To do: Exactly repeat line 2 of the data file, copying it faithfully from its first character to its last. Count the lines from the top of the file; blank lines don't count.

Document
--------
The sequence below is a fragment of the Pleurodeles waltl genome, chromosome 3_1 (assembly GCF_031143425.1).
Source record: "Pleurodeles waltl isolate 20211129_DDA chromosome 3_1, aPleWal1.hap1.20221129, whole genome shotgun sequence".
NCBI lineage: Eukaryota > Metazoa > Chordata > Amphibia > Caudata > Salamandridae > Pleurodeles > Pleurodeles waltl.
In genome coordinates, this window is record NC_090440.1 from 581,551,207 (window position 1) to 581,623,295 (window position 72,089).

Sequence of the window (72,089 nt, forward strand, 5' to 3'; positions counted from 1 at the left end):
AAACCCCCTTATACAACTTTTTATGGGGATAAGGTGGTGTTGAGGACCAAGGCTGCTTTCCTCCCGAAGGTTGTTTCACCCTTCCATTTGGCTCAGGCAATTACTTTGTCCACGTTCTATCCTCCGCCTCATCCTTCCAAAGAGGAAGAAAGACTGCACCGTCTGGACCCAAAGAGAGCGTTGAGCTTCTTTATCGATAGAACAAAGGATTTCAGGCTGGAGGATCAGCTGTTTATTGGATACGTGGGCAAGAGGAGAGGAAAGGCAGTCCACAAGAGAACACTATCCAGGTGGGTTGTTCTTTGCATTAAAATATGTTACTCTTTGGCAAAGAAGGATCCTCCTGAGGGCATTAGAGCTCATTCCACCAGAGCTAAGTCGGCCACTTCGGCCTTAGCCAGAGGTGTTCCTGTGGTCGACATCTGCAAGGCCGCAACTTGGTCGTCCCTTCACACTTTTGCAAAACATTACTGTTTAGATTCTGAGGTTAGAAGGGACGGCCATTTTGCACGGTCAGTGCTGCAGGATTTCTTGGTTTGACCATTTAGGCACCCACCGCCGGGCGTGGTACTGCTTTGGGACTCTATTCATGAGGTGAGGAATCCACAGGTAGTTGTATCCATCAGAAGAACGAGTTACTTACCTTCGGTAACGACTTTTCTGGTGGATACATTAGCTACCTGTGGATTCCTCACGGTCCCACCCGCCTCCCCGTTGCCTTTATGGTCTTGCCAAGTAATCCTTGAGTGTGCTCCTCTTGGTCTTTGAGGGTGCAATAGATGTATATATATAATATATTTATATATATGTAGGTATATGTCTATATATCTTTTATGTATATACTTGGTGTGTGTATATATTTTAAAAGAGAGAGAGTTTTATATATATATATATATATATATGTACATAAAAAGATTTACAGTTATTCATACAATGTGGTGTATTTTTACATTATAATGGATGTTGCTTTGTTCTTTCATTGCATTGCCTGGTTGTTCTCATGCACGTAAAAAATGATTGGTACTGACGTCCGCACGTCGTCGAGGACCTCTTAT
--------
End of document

Source record: "Pleurodeles waltl isolate 20211129_DDA chromosome 3_1, aPleWal1.hap1.20221129, whole genome shotgun sequence".